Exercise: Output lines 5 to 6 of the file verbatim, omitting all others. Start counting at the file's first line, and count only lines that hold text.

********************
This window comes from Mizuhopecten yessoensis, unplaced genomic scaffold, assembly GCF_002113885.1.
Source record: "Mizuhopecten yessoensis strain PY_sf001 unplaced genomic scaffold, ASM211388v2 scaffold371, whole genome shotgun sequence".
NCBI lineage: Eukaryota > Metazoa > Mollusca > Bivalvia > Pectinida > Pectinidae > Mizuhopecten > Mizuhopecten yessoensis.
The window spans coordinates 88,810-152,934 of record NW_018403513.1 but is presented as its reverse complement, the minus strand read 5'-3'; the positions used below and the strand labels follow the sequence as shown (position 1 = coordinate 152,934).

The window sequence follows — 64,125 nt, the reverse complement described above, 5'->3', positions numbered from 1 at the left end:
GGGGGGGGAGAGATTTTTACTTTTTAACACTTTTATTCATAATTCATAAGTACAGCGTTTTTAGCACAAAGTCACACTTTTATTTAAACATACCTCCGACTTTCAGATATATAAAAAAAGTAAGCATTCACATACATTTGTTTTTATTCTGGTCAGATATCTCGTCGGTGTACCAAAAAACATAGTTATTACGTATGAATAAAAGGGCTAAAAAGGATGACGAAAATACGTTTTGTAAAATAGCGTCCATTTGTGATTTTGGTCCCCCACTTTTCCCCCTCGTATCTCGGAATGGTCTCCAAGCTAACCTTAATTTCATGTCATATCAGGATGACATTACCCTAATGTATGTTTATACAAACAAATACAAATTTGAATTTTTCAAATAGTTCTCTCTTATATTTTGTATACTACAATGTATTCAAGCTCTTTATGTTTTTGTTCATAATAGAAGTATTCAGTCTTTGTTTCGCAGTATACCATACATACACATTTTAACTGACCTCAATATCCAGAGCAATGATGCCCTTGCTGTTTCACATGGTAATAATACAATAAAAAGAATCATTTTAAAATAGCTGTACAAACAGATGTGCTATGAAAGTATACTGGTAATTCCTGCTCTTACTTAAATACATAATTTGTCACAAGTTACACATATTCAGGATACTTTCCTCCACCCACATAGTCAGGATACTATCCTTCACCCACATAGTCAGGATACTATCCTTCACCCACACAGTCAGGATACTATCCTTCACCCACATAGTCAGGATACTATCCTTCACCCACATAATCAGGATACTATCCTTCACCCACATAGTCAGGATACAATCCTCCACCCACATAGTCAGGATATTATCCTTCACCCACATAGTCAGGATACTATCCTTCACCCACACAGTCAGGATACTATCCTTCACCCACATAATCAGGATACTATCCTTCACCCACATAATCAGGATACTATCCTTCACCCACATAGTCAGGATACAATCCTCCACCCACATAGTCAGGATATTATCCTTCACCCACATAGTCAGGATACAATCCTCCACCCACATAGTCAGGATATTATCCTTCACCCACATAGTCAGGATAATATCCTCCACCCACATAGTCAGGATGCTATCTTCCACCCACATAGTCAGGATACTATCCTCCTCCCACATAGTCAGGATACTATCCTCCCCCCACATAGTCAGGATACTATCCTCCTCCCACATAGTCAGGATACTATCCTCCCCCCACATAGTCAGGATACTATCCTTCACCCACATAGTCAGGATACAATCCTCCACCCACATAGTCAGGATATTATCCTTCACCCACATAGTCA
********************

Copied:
The window sequence follows — 64,125 nt, the reverse complement described above, 5'->3', positions numbered from 1 at the left end:
GGGGGGGGAGAGATTTTTACTTTTTAACACTTTTATTCATAATTCATAAGTACAGCGTTTTTAGCACAAAGTCACACTTTTATTTAAACATACCTCCGACTTTCAGATATATAAAAAAAGTAAGCATTCACATACATTTGTTTTTATTCTGGTCAGATATCTCGTCGGTGTACCAAAAAACATAGTTATTACGTATGAATAAAAGGGCTAAAAAGGATGACGAAAATACGTTTTGTAAAATAGCGTCCATTTGTGATTTTGGTCCCCCACTTTTCCCCCTCGTATCTCGGAATGGTCTCCAAGCTAACCTTAATTTCATGTCATATCAGGATGACATTACCCTAATGTATGTTTATACAAACAAATACAAATTTGAATTTTTCAAATAGTTCTCTCTTATATTTTGTATACTACAATGTATTCAAGCTCTTTATGTTTTTGTTCATAATAGAAGTATTCAGTCTTTGTTTCGCAGTATACCATACATACACATTTTAACTGACCTCAATATCCAGAGCAATGATGCCCTTGCTGTTTCACATGGTAATAATACAATAAAAAGAATCATTTTAAAATAGCTGTACAAACAGATGTGCTATGAAAGTATACTGGTAATTCCTGCTCTTACTTAAATACATAATTTGTCACAAGTTACACATATTCAGGATACTTTCCTCCACCCACATAGTCAGGATACTATCCTTCACCCACATAGTCAGGATACTATCCTTCACCCACACAGTCAGGATACTATCCTTCACCCACATAGTCAGGATACTATCCTTCACCCACATAATCAGGATACTATCCTTCACCCACATAGTCAGGATACAATCCTCCACCCACATAGTCAGGATATTATCCTTCACCCACATAGTCAGGATACTATCCTTCACCCACACAGTCAGGATACTATCCTTCACCCACATAATCAGGATACTATCCTTCACCCACATAATCAGGATACTATCCTTCACCCACATAGTCAGGATACAATCCTCCACCCACATAGTCAGGATATTATCCTTCACCCACATAGTCAGGATACAATCCTCCACCCACATAGTCAGGATATTATCCTTCACCCACATAGTCAGGATAATATCCTCCACCCACATAGTCAGGATGCTATCTTCCACCCACATAGTCAGGATACTATCCTCCTCCCACATAGTCAGGATACTATCCTCCCCCCACATAGTCAGGATACTATCCTCCTCCCACATAGTCAGGATACTATCCTCCCCCCACATAGTCAGGATACTATCCTTCACCCACATAGTCAGGATACAATCCTCCACCCACATAGTCAGGATATTATCCTTCACCCACATAGTCA